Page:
You may remember Shaq's Instagram photo mocking a disabled 23-year-old man's selfie in April. Shaq's twisted facial expression mimicking Jahmel Binion gained more than 14,000 likes — with basketball player Trey Burke and rapper Waka Flocka Flame joining in on the teasing.
After a public backlash, the post was deleted and Shaq and Burke apologized to Binion — a man who suffers from hypohidrotic ectodermal dysplasia .
However, the Michigan man has filed a lawsuit in Macomb County alleging that O’Neal, Burke and Waka Flocka Flame intentionally inflicted emotional distress, invaded his privacy and defamed him, Macomb Daily reported.
In the lawsuit, Binion claims the mocking photos "constituted a public disclosure of embarrassing private facts about the plaintiff" and "placed plaintiff in a false light in the public eye."
Binion was diagnosed with the affliction as a baby, a disorder which causes sparse hair growth, missing teeth and facial deformities. He was hurt to see thousands of Internet users mock his picture and deformities after Shaq's post.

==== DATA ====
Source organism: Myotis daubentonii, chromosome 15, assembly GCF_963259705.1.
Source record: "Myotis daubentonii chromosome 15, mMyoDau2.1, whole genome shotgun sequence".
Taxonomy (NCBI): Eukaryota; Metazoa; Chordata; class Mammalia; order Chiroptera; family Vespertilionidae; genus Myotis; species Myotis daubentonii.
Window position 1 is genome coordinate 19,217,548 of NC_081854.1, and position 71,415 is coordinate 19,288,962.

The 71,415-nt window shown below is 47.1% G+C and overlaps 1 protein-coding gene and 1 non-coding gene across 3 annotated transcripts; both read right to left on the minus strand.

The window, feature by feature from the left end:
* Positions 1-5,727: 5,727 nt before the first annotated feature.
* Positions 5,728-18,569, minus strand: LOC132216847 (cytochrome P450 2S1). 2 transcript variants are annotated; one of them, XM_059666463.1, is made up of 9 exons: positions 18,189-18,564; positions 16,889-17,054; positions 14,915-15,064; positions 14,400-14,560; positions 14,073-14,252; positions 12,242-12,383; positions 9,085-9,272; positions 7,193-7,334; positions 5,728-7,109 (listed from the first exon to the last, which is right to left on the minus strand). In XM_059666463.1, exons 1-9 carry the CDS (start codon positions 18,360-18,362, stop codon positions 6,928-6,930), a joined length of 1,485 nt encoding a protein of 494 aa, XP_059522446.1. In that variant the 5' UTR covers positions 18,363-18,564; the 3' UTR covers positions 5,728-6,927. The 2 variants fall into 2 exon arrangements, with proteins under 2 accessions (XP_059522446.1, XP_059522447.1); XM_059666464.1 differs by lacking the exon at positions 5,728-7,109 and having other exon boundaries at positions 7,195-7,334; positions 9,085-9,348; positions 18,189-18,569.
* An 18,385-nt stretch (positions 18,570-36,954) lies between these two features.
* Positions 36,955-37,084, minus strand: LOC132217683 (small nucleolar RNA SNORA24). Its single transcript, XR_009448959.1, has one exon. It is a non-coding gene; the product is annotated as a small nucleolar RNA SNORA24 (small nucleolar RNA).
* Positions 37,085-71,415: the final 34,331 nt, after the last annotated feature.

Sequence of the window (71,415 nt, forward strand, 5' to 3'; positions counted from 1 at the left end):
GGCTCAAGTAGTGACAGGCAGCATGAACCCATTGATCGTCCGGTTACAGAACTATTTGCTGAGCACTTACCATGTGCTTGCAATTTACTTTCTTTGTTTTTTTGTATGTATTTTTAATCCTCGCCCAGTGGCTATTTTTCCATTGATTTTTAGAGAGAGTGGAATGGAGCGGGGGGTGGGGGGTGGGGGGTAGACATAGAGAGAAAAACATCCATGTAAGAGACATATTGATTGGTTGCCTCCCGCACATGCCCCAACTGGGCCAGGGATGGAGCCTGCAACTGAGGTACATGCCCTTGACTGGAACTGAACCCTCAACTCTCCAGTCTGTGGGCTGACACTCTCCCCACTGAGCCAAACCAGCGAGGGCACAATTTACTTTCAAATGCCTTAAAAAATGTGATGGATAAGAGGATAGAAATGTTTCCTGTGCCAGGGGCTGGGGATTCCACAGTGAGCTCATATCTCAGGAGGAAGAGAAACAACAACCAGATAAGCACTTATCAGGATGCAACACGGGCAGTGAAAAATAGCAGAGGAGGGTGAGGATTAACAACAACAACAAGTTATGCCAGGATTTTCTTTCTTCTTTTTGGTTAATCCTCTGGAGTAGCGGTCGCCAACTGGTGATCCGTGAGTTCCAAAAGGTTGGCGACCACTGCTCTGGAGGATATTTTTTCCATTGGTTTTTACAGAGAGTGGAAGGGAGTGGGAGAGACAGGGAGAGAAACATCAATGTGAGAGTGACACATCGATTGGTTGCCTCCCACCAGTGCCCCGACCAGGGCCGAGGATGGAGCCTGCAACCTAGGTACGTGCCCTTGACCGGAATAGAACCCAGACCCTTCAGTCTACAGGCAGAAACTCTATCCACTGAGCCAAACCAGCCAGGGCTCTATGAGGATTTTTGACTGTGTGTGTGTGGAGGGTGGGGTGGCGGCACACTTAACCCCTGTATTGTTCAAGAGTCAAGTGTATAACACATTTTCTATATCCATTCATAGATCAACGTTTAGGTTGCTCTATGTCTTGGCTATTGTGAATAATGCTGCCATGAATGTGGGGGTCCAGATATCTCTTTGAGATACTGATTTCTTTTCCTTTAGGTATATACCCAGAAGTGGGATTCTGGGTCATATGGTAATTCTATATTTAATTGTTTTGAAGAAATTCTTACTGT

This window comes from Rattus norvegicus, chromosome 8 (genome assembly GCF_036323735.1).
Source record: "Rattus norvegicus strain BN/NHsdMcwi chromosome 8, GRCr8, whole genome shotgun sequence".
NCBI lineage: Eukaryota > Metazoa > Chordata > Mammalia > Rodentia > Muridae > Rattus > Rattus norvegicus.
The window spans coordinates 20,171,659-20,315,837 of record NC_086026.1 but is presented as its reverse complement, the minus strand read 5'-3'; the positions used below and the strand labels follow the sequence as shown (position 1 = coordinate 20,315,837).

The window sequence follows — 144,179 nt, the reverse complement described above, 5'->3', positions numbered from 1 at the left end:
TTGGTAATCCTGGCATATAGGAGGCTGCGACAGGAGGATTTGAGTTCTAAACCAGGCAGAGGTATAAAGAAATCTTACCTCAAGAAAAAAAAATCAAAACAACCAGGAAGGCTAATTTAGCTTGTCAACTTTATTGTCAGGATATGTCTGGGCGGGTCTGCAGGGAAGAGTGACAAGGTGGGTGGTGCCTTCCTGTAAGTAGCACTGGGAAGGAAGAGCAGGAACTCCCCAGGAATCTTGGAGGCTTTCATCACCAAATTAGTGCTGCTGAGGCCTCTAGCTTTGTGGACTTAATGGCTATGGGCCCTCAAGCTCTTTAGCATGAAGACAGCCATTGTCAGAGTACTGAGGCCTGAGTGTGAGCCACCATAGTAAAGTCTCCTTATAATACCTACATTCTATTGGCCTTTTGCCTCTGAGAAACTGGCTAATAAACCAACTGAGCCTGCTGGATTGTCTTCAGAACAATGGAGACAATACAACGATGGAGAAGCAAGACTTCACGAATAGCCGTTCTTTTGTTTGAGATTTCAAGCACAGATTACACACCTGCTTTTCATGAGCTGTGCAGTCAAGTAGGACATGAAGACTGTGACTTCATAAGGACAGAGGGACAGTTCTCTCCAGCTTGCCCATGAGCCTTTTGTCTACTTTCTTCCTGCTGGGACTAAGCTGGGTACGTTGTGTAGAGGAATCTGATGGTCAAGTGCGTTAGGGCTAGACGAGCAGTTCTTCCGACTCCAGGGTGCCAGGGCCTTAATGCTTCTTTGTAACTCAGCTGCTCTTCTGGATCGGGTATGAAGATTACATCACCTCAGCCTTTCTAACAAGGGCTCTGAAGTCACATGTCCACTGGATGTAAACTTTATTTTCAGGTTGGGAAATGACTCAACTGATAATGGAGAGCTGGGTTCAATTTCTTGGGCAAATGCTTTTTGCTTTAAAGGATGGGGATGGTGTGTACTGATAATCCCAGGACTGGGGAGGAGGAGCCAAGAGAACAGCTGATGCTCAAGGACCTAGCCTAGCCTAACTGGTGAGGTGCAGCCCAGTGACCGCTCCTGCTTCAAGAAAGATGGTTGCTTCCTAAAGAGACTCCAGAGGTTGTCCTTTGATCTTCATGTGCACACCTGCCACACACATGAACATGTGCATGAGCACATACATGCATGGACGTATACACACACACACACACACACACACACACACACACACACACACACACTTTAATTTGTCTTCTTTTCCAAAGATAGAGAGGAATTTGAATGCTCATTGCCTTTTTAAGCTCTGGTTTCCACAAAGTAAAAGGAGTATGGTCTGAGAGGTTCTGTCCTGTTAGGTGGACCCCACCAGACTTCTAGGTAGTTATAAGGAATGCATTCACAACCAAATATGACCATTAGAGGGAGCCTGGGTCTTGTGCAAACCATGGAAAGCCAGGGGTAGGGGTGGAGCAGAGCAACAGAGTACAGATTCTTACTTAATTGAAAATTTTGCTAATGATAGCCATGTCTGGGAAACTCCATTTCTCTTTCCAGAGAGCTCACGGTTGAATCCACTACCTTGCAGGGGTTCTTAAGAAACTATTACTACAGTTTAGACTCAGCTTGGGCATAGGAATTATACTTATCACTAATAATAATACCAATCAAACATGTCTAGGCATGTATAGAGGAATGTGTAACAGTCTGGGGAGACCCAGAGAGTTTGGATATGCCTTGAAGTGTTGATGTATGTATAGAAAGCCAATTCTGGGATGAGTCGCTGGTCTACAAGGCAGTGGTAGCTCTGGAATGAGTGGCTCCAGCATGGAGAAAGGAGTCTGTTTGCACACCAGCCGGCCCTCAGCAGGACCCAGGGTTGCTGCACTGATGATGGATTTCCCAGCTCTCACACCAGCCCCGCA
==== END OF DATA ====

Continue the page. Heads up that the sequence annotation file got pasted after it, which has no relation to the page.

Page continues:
The one-time Shaq fan said he struggles to hold down a job and can't work in hot conditions.
Binion told My Fox Detroit: "I've been getting teased since I was yea tall — people laugh at me, stare at me.
"I was kinda hurt because I look up to him and I watch Shaq play basketball so I was like, why is he making fun of me when he's supposed to be this role model?"
The National Foundation for Ectodermal Dysplasias wrote an open letter to O'Neal saying "bullying is never acceptable," after many Instagram and Twitter users demanded Shaq apologize for the photo.
A few days later, after deleting the post, Shaq said he called Binion to say sorry.
"Made a new friend today when I called and apologized to Jahmel Binion. Great dude," he tweeted with the hashtags #alwayslearning and #MYBADCUZ.
He followed up with another tweet that said: "Had the opportunity to talk to Jahmel Binion yesterday and apologize about the post on IG!"
O'Neal spokesman Rishi Daulat told The Associated Press that the star personally wrote the tweets.
Instead of hiding away, Binion has used the unwanted publicity to start a campaign raising awareness of his condition.
A Facebook page for his Hug Don't Judge campaign has gained more than 22,000 fans and supports anti-bullying and cyber bullying organizations.